An overview of the new partnership audit rules: The Bipartisan Budget Act of 2015 to go in effect - by Sandy Klein and David Greenspan

November 21, 2017 - New York City
Sandy Klein, 
Shanholt Glassman Klein Kramer & Co.

The Bipartisan Budget Act of 2015 has replaced TEFRA with new partnership audit rules that will apply in 2018. Enacted by congress in 2015, these new rules generally apply starting with the 2018 partnership tax year for returns filed in 2019. Certain small partnerships (100 or fewer partners) may elect out of the new regime.

Overview of New Audit Rules 

Under the new streamlined audit approach, the IRS will audit the partnership’s items of income, gain, loss, deduction, credit and partners’ distributive shares for a particular year of the partnership (the reviewed year). Any adjustments will be made at the partnership level and taken into account by the partnership in the year that the audit or any judicial review is completed (the adjustment year.) 

The IRS can assess an entity-level tax on an imputed underpayment (generally calculated at the higher of the maximum corporate or individual income tax rate) against a partnership in the adjustment year. Therefore, under the new rules, if the audit of a partnership’s 2018 return is concluded in 2020 and results in a tax assessment, the economic cost of the tax assessment will be indirectly borne by the partners in 2020, who may differ from the partners in 2018. An adjustment that does not result in an imputed underpayment but rather a decrease in income generally will be taken into account by the partnership in the adjustment year as a reduction in non-separately stated income or an increase in non-separately stated loss, or in the case of a credit, as a separately stated item.

Partnerships will have the option of modifying the imputed underpayment by following rules published in the proposed regulations. The partnership —through its partnership representative —is permitted to request that the IRS modify the imputed underpayment to account for numerous factors, including reviewed year partners’ amended tax returns, amounts allocable to tax-exempt partners, lower tax rates attributable to income allocated to reviewed year partners, or adjustments allocable to passive activity losses of reviewed year partners’ in a publicly traded partnership. The partnership representative must submit a request for modification within 270 days after the date the notice of proposed partnership adjustment is mailed by the IRS. 

As an alternative to the general rule that an imputed underpayment is assessed and collected at the partnership level, a partnership may elect to “push out” adjustments to its reviewed year partners, which will effectively shift the tax burden to those partners. The partnership must make this election no later than 45 days after the date of the notice of final partnership adjustment. If the partnership makes this election the imputed underpayment is paid by the reviewed year partners. This may be beneficial if the reviewed year partners have a lower marginal tax rate than the highest marginal federal income tax rate applicable to individuals or corporations in effect during the reviewed year. On the other hand the partner assessment approach could increase the total amount of taxes paid to be in excess of the amount of the partnership’s imputed adjustment.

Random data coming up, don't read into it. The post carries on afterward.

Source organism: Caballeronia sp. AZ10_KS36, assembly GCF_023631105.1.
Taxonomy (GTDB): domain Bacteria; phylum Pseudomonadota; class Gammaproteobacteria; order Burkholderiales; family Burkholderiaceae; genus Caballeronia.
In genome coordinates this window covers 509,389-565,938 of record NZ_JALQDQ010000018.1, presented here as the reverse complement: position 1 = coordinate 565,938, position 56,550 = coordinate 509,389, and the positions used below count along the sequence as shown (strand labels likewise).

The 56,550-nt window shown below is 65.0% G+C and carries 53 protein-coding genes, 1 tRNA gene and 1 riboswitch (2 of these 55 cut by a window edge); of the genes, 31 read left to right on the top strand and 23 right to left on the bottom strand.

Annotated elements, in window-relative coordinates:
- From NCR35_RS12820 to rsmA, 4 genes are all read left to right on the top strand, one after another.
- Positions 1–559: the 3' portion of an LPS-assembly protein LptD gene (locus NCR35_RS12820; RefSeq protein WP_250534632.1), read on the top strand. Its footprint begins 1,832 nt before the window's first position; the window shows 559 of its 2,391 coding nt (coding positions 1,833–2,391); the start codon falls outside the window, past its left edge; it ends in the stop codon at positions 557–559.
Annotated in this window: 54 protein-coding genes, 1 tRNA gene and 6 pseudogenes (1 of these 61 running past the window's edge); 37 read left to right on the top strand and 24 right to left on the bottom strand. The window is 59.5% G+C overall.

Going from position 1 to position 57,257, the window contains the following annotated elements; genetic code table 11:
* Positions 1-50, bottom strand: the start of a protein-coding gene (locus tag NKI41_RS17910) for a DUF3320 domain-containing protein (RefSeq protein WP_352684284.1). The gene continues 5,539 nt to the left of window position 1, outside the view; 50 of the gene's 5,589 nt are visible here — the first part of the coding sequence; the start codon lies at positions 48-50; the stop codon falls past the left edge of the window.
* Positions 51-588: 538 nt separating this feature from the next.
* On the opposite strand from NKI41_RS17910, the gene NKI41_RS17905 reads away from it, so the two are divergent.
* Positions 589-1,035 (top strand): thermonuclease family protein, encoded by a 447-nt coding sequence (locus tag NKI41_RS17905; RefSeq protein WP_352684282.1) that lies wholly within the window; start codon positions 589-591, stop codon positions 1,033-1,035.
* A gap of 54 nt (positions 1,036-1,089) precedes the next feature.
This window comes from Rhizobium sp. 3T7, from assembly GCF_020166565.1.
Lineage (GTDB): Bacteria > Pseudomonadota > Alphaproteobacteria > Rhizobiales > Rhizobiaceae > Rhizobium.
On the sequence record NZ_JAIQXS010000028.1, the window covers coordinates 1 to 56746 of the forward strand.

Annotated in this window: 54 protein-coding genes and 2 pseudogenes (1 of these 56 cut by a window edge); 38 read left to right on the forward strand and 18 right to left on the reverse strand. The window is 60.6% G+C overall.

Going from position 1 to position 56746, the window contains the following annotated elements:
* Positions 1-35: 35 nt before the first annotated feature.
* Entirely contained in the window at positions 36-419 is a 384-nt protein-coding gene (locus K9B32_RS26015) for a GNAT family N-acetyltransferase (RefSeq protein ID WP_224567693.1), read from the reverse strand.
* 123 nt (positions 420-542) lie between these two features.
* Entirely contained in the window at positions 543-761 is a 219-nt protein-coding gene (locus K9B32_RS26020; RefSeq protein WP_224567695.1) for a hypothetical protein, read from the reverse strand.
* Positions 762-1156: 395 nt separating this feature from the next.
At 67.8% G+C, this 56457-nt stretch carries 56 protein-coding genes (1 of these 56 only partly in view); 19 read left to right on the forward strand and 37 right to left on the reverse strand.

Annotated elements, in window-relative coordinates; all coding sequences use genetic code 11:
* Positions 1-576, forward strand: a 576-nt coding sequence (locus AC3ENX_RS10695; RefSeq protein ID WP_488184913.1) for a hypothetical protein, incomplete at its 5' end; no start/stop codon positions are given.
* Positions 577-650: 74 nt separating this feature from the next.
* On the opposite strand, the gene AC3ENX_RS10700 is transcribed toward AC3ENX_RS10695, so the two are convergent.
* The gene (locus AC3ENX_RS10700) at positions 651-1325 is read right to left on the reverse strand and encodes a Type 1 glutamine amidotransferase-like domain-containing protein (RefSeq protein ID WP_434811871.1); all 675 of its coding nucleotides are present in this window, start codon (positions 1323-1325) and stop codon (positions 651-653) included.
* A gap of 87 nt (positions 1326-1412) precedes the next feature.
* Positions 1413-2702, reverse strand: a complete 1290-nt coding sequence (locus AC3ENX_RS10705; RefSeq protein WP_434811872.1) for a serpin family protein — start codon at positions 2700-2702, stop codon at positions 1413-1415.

It is important to note that if the partnership wishes to contest the proposed or final adjustments administratively or judicially and the appeals process takes longer than the 270 or 45 days, whichever is applicable, the partnership will no longer be able to modify the imputed underpayment or “push out” the adjustments to the partners, unless the IRS consents to extend the 270 or 45 day deadline. 

Under the new rules, a partnership can initiate an administrative adjustment request, which it may want to do if it believes that an overpayment has been made. The adjustment would be taken into account in the adjustment year. Such a request would be in lieu of filing an amended partnership return.

Traditional Audit Rules for Partnerships that Elect Out

Partnerships with 100 or fewer “eligible partners” may elect out of the application of the new rules for a particular year on a timely filed return. “eligible partners” are defined as individuals, U.S. and non-U.S. C corporations, S corporations, and estates of deceased partners. Disregarded entities, trusts and partnerships are not considered eligible partners and, therefore the election out will not be available to such a partnership. Traditional audit, assessment and collection statutes of limitation will apply to the partners. Consideration should be given before the end of 2017 to restructure ownership if being able to elect out is important to the partners and the partnership. Tax-exempt partners and lenders may pressure the partnership to revisit and revise the operating or partnership agreements and elect out of the new audit rules in order to protect their economic interests.

Sandy Klein, CPA, is a partner, and David Greenspan, CPA, is a tax senior at Shanholt Glassman Klein Kramer & Co., New York, N.Y.

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